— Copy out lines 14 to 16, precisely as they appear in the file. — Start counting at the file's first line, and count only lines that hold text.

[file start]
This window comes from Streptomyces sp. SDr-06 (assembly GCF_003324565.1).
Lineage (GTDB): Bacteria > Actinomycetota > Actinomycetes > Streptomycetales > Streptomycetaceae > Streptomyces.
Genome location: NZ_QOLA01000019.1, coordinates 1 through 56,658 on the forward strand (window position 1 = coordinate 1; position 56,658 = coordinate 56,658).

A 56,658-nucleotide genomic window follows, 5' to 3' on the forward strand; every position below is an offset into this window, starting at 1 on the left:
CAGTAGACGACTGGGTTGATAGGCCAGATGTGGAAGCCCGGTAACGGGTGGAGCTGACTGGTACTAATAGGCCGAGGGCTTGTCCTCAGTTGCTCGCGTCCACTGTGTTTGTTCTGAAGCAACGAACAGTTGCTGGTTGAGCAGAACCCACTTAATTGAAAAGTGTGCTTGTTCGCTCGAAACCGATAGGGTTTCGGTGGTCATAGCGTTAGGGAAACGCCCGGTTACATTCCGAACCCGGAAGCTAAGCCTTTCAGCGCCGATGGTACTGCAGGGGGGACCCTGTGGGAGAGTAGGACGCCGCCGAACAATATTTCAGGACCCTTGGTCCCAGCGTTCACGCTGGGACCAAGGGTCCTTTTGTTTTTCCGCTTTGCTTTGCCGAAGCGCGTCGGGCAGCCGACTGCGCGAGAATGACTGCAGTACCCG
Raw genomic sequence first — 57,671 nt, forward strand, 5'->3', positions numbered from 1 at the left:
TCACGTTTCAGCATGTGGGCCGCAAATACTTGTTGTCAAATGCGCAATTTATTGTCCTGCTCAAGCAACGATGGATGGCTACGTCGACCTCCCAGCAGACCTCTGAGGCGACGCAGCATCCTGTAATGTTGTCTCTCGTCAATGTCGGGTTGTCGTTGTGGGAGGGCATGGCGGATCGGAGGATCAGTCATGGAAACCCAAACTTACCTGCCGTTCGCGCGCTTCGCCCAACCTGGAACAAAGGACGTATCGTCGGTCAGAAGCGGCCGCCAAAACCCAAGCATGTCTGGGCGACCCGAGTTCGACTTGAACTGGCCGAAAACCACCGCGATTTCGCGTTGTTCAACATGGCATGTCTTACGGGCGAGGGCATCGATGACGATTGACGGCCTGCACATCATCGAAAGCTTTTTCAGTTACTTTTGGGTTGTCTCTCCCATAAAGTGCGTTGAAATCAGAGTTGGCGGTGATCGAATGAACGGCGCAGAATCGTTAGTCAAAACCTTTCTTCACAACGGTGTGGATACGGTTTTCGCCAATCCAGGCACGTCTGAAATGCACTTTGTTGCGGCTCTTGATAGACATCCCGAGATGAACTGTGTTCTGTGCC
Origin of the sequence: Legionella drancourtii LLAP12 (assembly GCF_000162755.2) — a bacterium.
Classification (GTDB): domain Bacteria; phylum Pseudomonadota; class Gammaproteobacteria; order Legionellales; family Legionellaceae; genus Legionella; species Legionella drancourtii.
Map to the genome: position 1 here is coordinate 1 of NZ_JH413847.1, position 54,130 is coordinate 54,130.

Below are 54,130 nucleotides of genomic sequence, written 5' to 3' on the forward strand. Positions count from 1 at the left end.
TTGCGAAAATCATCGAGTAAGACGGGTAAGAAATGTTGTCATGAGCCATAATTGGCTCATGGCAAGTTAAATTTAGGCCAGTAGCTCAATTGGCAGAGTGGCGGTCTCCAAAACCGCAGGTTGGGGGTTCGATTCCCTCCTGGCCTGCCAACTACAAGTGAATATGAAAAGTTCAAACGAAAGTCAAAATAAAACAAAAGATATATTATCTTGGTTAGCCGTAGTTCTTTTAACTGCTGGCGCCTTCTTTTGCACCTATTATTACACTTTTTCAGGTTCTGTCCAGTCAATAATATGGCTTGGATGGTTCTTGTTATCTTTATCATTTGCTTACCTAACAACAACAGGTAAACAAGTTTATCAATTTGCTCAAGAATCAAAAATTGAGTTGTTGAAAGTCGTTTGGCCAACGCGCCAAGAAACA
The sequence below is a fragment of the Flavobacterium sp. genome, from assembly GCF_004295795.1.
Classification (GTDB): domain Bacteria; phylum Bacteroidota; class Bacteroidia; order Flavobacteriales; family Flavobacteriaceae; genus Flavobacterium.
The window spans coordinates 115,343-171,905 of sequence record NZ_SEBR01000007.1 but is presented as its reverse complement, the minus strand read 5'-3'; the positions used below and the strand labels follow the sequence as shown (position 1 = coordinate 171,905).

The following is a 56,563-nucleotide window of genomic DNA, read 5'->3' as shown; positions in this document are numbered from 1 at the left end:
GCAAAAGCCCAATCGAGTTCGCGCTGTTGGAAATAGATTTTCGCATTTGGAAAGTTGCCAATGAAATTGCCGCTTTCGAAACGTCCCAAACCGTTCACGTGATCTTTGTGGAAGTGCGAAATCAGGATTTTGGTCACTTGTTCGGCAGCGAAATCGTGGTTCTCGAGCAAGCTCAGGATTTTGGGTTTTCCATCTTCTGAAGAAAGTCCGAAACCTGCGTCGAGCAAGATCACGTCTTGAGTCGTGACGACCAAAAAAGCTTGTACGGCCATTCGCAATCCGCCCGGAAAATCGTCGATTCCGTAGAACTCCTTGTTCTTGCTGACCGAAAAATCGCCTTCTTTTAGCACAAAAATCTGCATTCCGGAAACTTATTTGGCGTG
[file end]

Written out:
Classification (GTDB): domain Bacteria; phylum Bacteroidota; class Bacteroidia; order Flavobacteriales; family Flavobacteriaceae; genus Flavobacterium.
The window spans coordinates 115,343-171,905 of sequence record NZ_SEBR01000007.1 but is presented as its reverse complement, the minus strand read 5'-3'; the positions used below and the strand labels follow the sequence as shown (position 1 = coordinate 171,905).

The following is a 56,563-nucleotide window of genomic DNA, read 5'->3' as shown; positions in this document are numbered from 1 at the left end: